The AC charger cables have a resistor between protective earth (PE) and the proximity pin (PP) pin to indicate
- that the plug is inserted
- that the plug can therefore be locked (type 2 only)
- the gauge of the cable, and thus the maximum current
Note that the PP pins are NOT wired through the cable. The most common resistor values and also those of your standard Renault cable are 220 ohms, corresponding to 6 mm2 and 32 amps continuous, and 680 ohm, corresponding to 2.5 mm2 and 20 amps continuous. These are per strand values and the power varies given the number of phases used.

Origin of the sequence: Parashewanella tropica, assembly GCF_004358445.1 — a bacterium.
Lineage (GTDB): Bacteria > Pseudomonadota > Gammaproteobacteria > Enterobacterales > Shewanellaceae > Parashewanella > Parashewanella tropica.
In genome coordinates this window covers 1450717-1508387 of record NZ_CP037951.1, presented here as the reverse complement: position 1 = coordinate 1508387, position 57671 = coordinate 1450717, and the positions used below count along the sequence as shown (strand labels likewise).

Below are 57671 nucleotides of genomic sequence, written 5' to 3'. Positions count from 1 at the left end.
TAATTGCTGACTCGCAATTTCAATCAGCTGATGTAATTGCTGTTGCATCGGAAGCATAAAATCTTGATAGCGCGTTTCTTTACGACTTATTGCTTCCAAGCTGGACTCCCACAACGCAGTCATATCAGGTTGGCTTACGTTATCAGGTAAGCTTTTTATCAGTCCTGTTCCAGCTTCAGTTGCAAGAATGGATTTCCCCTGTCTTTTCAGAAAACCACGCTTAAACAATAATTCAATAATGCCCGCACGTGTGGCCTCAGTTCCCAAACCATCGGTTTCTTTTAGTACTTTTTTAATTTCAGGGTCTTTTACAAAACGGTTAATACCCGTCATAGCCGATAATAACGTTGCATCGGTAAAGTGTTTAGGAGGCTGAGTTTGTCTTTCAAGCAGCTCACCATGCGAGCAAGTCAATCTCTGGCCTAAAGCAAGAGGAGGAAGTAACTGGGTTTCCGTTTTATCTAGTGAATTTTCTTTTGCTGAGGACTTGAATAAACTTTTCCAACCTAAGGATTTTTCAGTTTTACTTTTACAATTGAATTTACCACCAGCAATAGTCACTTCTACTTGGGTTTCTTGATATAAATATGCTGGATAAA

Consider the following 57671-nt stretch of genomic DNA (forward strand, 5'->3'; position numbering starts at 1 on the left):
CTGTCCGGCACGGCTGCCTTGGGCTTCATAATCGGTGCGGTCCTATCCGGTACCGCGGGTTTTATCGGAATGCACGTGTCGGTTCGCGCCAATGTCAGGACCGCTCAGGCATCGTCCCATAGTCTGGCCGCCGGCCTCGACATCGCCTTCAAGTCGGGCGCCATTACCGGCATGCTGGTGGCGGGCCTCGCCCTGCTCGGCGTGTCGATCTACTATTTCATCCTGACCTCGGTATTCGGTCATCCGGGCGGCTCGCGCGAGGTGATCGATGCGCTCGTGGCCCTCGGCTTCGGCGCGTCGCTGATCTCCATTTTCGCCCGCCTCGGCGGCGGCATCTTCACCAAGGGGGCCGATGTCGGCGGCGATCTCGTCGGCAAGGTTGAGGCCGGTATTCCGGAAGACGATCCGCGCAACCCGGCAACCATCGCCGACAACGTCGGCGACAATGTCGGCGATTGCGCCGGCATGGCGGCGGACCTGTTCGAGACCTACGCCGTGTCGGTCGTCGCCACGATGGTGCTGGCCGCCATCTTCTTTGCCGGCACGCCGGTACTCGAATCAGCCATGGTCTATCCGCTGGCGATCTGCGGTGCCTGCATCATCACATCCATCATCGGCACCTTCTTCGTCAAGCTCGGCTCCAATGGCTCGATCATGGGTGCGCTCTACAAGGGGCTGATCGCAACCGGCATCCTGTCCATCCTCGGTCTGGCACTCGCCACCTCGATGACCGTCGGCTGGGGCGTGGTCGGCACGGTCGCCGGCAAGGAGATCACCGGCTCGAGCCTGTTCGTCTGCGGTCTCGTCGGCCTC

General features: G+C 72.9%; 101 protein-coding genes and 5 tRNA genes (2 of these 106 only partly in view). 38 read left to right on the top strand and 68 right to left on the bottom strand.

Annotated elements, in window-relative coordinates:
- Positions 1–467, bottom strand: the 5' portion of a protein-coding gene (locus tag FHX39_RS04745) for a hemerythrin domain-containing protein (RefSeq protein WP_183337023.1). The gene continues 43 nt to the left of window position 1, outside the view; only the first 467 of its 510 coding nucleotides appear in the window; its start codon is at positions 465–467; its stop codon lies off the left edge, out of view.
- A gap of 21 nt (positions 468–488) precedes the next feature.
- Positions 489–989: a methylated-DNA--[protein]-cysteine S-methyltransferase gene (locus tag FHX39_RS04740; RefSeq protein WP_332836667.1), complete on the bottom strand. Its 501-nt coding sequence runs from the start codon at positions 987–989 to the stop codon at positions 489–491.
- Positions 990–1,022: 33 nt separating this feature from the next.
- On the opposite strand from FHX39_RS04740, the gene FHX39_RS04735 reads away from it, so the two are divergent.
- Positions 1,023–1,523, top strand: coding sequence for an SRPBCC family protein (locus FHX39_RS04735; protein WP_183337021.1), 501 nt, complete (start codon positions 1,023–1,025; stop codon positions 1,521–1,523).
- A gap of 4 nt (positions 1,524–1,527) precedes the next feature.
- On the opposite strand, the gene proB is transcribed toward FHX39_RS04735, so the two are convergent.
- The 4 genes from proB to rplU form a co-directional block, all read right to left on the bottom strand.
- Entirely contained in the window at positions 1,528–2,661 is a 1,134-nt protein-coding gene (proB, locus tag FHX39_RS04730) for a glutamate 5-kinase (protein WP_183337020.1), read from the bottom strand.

These PP-PE resistors should be installed on both ends of the cable, which I had not realized before. Yesterday I helped a friend changing his home charger from a socket type to a fixed cable type, so that he didn’t have to get the cable from the trunk every evening. The cable came pre-wired with the resistor in the plug, but it didn’t work. Only when we installed a PP-PE resistor in the charger itself, indicating the cable was inserted on that end, the charger started the process. The other side effect is that if you measure the connectivity between the PP pins on your standard Renault cable, you’ll measure a confusing 440 ohms. That’s because both ends are wired to the ground lead with 220 ohm resistors.